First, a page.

WASHINGTON DC: Gaston became the third hurricane of the Atlantic season Thursday when it was upgraded from a tropical storm, the US-based National Hurricane Center said.
Swirling in the middle of the Atlantic Ocean some 1,215 miles (1,955 kilometers) west of Cape Verde, Gaston appeared to pose no immediate threat to land.
Data collected by the agency’s hurricane-tracking mission indicated maximum sustained winds at 75 miles per hour, with higher gusts, as Gaston travels in a northwest direction at 17 mph.
The NHC announced on its website that Gaston had become “the third hurricane of the Atlantic Season,” in an updated statement to its last bulletin.
Although the Atlantic hurricane season officially runs from June 1 to November 30, this year’s first hurricane — Alex — formed in January during an unusual weather event.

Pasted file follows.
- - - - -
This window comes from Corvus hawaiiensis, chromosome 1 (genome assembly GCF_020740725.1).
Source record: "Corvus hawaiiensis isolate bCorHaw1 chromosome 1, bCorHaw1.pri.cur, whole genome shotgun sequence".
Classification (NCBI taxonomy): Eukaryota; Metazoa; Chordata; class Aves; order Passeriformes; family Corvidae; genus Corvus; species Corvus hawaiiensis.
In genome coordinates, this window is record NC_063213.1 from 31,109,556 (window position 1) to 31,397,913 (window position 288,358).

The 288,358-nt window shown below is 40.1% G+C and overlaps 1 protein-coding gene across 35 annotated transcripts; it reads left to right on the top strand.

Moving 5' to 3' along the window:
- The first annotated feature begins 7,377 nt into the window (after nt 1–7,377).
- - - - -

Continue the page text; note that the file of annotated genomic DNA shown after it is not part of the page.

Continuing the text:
The Climate Prediction Center of the National Oceanic and Atmospheric Administration (NOAA) initially estimated the Atlantic would see between 10 and 16 storms this year, but recently updated its prediction to 17.
Earl became this season’s second hurricane earlier this month, leaving 45 dead in Mexico.
Last year’s number of storms was below average, with 11 tropical storms in the Atlantic, six of which became hurricanes, including two major ones.